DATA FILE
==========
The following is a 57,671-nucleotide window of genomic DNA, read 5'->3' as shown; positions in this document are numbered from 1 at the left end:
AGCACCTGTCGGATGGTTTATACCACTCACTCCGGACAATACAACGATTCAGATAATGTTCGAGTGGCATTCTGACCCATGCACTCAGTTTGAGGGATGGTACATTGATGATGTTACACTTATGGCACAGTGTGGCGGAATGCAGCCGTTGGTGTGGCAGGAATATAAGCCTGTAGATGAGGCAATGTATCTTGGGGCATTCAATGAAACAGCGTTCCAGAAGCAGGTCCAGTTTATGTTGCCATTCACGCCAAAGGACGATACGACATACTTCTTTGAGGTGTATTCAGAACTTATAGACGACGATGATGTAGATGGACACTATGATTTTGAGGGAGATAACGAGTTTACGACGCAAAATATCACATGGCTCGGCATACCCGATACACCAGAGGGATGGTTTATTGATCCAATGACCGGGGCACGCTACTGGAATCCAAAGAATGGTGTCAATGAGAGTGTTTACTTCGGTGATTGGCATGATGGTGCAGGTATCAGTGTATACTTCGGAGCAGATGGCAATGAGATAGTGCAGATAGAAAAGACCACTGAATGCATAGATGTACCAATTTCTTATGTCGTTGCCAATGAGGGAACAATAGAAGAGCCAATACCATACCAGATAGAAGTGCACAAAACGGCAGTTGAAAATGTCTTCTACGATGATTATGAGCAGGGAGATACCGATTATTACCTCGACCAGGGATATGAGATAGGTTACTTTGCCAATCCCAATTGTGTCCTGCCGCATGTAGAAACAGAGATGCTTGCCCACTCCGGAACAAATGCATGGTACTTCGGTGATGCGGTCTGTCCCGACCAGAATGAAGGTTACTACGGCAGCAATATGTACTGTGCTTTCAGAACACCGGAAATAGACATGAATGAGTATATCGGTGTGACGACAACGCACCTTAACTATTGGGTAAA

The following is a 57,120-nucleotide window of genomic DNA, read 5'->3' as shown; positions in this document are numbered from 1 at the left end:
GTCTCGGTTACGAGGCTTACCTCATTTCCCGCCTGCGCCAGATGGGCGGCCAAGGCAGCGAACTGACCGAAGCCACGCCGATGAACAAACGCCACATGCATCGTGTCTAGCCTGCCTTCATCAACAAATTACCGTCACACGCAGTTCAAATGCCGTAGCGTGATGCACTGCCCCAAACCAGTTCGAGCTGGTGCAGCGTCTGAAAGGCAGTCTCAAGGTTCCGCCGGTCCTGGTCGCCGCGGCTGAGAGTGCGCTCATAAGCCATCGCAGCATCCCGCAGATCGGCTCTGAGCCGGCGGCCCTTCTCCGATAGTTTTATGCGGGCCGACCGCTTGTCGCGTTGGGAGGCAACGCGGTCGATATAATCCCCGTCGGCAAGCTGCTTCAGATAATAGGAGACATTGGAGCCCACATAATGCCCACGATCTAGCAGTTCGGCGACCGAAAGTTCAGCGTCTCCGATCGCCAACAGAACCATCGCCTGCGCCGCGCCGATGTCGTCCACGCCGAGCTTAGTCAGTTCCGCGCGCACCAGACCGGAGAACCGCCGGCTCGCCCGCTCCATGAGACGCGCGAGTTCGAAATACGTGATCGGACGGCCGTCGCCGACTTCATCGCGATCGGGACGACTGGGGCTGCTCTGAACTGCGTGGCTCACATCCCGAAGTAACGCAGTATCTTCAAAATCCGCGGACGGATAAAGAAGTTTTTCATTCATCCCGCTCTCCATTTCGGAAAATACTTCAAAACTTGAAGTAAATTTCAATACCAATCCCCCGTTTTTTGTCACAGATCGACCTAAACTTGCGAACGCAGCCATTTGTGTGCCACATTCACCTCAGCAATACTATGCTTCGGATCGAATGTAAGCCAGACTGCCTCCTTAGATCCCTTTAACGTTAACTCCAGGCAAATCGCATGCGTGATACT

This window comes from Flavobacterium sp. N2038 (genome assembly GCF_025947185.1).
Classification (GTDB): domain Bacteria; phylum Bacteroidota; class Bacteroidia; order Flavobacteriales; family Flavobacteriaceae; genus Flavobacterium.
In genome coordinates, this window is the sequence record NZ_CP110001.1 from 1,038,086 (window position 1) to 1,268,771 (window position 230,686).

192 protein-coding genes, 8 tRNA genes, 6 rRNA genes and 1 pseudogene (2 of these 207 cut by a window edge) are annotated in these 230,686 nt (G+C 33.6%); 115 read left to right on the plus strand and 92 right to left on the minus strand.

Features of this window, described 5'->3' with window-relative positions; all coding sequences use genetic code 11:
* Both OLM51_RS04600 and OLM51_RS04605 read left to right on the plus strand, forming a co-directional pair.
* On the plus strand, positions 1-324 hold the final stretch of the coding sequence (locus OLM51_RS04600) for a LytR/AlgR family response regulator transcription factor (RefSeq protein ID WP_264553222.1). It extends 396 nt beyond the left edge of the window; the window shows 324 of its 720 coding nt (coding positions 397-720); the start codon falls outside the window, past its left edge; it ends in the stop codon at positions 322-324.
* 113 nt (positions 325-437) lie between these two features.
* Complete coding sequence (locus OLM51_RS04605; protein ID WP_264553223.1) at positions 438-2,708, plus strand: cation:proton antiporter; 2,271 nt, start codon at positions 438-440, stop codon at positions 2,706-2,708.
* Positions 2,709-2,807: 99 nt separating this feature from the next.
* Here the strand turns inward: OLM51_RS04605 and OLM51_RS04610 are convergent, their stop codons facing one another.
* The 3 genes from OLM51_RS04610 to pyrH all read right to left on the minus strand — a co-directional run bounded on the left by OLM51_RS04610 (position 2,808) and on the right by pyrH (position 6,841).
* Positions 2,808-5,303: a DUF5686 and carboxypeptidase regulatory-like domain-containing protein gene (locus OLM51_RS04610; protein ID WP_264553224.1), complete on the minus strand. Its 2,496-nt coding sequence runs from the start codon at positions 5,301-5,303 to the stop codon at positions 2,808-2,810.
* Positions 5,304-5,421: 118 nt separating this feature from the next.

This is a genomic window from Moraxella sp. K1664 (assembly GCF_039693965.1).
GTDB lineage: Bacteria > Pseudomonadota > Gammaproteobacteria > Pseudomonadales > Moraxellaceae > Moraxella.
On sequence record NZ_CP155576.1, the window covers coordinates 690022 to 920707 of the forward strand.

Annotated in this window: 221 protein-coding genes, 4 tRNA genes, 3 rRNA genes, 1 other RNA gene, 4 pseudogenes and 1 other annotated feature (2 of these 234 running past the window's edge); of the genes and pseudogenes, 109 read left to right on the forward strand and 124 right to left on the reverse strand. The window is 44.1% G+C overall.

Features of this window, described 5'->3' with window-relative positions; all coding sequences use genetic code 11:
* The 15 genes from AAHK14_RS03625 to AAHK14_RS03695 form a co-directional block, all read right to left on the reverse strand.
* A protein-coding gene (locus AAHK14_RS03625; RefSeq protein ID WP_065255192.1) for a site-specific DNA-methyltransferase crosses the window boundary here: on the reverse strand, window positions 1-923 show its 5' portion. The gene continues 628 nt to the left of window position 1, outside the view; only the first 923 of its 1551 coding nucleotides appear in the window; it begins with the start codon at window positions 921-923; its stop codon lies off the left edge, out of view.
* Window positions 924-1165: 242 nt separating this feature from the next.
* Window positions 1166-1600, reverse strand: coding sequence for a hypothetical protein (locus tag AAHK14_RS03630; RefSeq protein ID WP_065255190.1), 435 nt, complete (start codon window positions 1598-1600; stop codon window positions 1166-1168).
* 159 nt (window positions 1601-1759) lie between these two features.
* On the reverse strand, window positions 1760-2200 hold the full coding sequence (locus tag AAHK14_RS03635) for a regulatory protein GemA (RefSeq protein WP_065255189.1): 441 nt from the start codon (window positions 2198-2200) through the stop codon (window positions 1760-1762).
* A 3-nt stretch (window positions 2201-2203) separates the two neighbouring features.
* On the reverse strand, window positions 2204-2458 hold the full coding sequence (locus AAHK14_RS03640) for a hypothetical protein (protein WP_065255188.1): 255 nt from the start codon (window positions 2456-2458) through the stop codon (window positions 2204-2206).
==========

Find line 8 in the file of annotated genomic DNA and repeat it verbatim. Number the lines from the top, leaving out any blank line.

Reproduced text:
192 protein-coding genes, 8 tRNA genes, 6 rRNA genes and 1 pseudogene (2 of these 207 cut by a window edge) are annotated in these 230,686 nt (G+C 33.6%); 115 read left to right on the plus strand and 92 right to left on the minus strand.